Get ready for the most expensive driving season in years
    Crude oil prices are at the highest level in more than three years and expected to climb higher.
    By ALEX VEIGA AP,
    April 30, 2018

    LOS ANGELES (AP) — Get ready for a little bit more pain at the pump this summer.

    Crude oil prices are at the highest level in more than three years and expected to climb higher, pushing up gasoline prices along the way.

    The U.S. daily national average for regular gasoline is now $2.81 per gallon. That’s up from about $2.39 per gallon a year ago, according to Oil Price Information Service. And across the U.S., 13 percent of gas stations are charging $3 per gallon or more, AAA said last week.

    “This will be the most expensive driving season since 2014,” said Tom Kloza, global head of energy analysis for Oil Price Information Service.

    The price of U.S. crude oil has been on a mostly steady incline since last June and last week hit $68.64, the highest since December 2014. Benchmark U.S. crude closed Friday at $68.10. Oil prices near $70 shouldn’t put the brakes on economic growth, however. While they’re boosting costs for some sectors of the economy, the energy sector and related industries have more money to spend on equipment and workers.

    But higher oil prices are certainly an inconvenience for drivers, especially those with lower incomes.

    “The good news is, both at the global level and the U.S. level, this is occurring at a time when growth is fairly robust,” said Nariman Behravesh, chief economist at IHS Markit. “But consumers as whole will be hurt, mostly because gasoline prices are going up.”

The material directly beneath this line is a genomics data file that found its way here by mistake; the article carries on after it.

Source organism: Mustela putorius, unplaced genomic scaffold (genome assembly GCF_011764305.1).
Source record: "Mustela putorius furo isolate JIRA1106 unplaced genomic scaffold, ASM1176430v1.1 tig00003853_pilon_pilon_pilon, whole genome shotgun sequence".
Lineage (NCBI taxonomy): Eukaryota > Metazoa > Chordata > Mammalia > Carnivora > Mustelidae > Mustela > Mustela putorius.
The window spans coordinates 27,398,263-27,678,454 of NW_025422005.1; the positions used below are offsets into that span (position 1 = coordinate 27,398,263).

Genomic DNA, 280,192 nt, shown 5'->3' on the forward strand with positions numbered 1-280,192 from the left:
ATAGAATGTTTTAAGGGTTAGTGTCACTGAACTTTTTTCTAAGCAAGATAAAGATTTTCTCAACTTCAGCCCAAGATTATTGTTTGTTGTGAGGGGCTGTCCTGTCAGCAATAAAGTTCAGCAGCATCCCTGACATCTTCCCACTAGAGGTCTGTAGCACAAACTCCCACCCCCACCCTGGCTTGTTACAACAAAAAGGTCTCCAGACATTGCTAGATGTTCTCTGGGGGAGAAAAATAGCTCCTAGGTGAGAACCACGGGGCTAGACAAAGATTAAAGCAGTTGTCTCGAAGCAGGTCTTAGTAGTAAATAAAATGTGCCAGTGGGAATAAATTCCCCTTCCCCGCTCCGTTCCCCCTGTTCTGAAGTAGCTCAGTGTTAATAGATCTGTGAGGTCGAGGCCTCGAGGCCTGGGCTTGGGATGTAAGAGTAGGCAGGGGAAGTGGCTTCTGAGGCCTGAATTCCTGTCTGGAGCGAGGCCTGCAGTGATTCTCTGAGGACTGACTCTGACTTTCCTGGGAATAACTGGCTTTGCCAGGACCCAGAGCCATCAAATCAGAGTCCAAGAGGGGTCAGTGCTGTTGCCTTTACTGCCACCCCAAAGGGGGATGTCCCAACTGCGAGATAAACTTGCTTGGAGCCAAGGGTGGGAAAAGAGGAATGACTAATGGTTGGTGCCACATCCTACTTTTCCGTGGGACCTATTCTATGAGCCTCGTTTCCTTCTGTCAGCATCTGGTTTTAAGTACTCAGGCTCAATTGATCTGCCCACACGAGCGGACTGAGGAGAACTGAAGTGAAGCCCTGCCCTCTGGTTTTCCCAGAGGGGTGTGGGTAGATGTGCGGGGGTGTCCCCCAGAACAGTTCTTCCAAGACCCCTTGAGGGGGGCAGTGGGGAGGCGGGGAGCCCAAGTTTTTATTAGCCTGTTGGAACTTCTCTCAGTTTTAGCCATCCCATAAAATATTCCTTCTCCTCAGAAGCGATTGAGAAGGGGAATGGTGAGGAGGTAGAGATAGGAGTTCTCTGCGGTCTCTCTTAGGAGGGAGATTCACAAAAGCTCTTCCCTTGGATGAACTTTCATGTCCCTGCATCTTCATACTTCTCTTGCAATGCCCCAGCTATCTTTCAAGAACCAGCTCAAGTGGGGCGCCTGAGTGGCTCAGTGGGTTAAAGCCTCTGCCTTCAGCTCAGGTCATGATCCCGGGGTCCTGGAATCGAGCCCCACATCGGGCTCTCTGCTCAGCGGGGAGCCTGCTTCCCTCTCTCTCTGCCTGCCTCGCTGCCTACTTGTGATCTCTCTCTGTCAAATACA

Kevin Lanke, a motion picture lighting technician in Redondo Beach, California, says he’s now paying about $3.39 per gallon to fill up the 25-gallon tank in his 2000 Land Cruiser SUV. That’s about 20 cents more per gallon than a couple of months ago.

    “I would fill up my car and it would be $52 or $53,” said Lanke, 51. “Now it’s in the mid $60s for the same amount of gas.”

    Lanke keeps the recent increase in perspective, noting that three years ago he and his fellow Californians were paying over $4 per gallon. But he’s already weighing his options, saying if gas goes to $4 a gallon he’ll buy a more fuel-efficient car to use as his main ride and drive the Land Cruiser only when he needs it.

    Several factors have helped drive oil prices higher. A wave of global economic growth has driven up demand for oil. At the same time, production cutbacks initiated by OPEC last year have helped whittle down oil supplies.

    In the U.S., oil supplies were running 1.1 million barrels lower at the start of this summer’s driving season, which runs from April through September, than a year ago, according to the U.S. Energy Information Administration.